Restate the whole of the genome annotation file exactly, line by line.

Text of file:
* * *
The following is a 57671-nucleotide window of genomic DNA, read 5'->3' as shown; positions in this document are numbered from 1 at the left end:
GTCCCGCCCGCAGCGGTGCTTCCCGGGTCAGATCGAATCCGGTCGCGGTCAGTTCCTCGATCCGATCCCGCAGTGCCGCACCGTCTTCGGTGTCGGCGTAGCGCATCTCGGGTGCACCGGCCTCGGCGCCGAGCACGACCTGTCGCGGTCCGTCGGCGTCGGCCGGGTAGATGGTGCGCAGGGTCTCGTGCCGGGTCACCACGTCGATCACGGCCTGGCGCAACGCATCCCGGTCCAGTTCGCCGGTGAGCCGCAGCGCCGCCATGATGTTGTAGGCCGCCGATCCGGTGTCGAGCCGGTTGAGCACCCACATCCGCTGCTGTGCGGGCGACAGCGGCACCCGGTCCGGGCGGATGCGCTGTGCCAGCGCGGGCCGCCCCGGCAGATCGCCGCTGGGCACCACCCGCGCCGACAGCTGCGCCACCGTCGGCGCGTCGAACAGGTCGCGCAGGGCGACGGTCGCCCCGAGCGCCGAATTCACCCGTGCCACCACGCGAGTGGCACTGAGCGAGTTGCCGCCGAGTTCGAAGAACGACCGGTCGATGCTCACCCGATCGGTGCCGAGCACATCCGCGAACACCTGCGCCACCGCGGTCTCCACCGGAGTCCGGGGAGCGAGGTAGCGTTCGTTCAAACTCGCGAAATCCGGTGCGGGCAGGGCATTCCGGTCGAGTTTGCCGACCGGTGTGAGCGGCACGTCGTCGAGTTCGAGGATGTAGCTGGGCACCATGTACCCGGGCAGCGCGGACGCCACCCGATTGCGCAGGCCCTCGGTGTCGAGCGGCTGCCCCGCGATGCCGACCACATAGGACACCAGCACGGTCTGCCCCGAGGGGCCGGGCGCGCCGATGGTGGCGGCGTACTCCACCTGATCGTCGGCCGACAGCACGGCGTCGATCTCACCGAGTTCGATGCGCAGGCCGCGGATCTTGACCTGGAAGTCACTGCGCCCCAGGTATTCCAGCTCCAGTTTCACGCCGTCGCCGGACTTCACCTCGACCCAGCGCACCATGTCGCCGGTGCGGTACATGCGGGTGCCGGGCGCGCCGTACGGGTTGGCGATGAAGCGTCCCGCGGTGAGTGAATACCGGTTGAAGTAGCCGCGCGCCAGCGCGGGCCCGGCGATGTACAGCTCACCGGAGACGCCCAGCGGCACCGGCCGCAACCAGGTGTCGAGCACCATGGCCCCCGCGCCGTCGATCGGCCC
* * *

The following is a 57671-nucleotide window of genomic DNA, read 5'->3' as shown; positions in this document are numbered from 1 at the left end:
GTCCCGCCCGCAGCGGTGCTTCCCGGGTCAGATCGAATCCGGTCGCGGTCAGTTCCTCGATCCGATCCCGCAGTGCCGCACCGTCTTCGGTGTCGGCGTAGCGCATCTCGGGTGCACCGGCCTCGGCGCCGAGCACGACCTGTCGCGGTCCGTCGGCGTCGGCCGGGTAGATGGTGCGCAGGGTCTCGTGCCGGGTCACCACGTCGATCACGGCCTGGCGCAACGCATCCCGGTCCAGTTCGCCGGTGAGCCGCAGCGCCGCCATGATGTTGTAGGCCGCCGATCCGGTGTCGAGCCGGTTGAGCACCCACATCCGCTGCTGTGCGGGCGACAGCGGCACCCGGTCCGGGCGGATGCGCTGTGCCAGCGCGGGCCGCCCCGGCAGATCGCCGCTGGGCACCACCCGCGCCGACAGCTGCGCCACCGTCGGCGCGTCGAACAGGTCGCGCAGGGCGACGGTCGCCCCGAGCGCCGAATTCACCCGTGCCACCACGCGAGTGGCACTGAGCGAGTTGCCGCCGAGTTCGAAGAACGACCGGTCGATGCTCACCCGATCGGTGCCGAGCACATCCGCGAACACCTGCGCCACCGCGGTCTCCACCGGAGTCCGGGGAGCGAGGTAGCGTTCGTTCAAACTCGCGAAATCCGGTGCGGGCAGGGCATTCCGGTCGAGTTTGCCGACCGGTGTGAGCGGCACGTCGTCGAGTTCGAGGATGTAGCTGGGCACCATGTACCCGGGCAGCGCGGACGCCACCCGATTGCGCAGGCCCTCGGTGTCGAGCGGCTGCCCCGCGATGCCGACCACATAGGACACCAGCACGGTCTGCCCCGAGGGGCCGGGCGCGCCGATGGTGGCGGCGTACTCCACCTGATCGTCGGCCGACAGCACGGCGTCGATCTCACCGAGTTCGATGCGCAGGCCGCGGATCTTGACCTGGAAGTCACTGCGCCCCAGGTATTCCAGCTCCAGTTTCACGCCGTCGCCGGACTTCACCTCGACCCAGCGCACCATGTCGCCGGTGCGGTACATGCGGGTGCCGGGCGCGCCGTACGGGTTGGCGATGAAGCGTCCCGCGGTGAGTGAATACCGGTTGAAGTAGCCGCGCGCCAGCGCGGGCCCGGCGATGTACAGCTCACCGGAGACGCCCAGCGGCACCGGCCGCAACCAGGTGTCGAGCACCATGGCCCCCGCGCCGTCGATCGGCCC